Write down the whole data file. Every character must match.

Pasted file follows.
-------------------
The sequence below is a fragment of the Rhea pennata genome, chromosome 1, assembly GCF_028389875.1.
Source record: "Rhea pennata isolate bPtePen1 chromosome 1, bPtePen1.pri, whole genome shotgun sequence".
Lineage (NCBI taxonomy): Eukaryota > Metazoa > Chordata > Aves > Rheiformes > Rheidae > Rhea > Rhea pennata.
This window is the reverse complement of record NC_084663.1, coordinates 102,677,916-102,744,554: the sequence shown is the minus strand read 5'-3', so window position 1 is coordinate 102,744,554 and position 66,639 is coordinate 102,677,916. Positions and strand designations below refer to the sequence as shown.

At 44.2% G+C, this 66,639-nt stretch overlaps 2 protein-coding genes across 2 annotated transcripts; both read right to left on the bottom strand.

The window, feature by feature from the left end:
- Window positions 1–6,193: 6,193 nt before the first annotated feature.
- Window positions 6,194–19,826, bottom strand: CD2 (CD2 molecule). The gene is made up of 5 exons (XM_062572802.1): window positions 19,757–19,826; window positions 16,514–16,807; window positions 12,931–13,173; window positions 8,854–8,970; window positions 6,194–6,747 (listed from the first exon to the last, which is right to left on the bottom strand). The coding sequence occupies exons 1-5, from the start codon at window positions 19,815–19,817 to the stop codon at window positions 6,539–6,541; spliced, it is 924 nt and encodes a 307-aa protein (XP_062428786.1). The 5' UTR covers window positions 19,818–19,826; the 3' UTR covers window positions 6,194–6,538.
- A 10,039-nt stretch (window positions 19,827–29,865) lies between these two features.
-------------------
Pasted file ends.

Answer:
The sequence below is a fragment of the Rhea pennata genome, chromosome 1, assembly GCF_028389875.1.
Source record: "Rhea pennata isolate bPtePen1 chromosome 1, bPtePen1.pri, whole genome shotgun sequence".
Lineage (NCBI taxonomy): Eukaryota > Metazoa > Chordata > Aves > Rheiformes > Rheidae > Rhea > Rhea pennata.
This window is the reverse complement of record NC_084663.1, coordinates 102,677,916-102,744,554: the sequence shown is the minus strand read 5'-3', so window position 1 is coordinate 102,744,554 and position 66,639 is coordinate 102,677,916. Positions and strand designations below refer to the sequence as shown.

At 44.2% G+C, this 66,639-nt stretch overlaps 2 protein-coding genes across 2 annotated transcripts; both read right to left on the bottom strand.

The window, feature by feature from the left end:
- Window positions 1–6,193: 6,193 nt before the first annotated feature.
- Window positions 6,194–19,826, bottom strand: CD2 (CD2 molecule). The gene is made up of 5 exons (XM_062572802.1): window positions 19,757–19,826; window positions 16,514–16,807; window positions 12,931–13,173; window positions 8,854–8,970; window positions 6,194–6,747 (listed from the first exon to the last, which is right to left on the bottom strand). The coding sequence occupies exons 1-5, from the start codon at window positions 19,815–19,817 to the stop codon at window positions 6,539–6,541; spliced, it is 924 nt and encodes a 307-aa protein (XP_062428786.1). The 5' UTR covers window positions 19,818–19,826; the 3' UTR covers window positions 6,194–6,538.
- A 10,039-nt stretch (window positions 19,827–29,865) lies between these two features.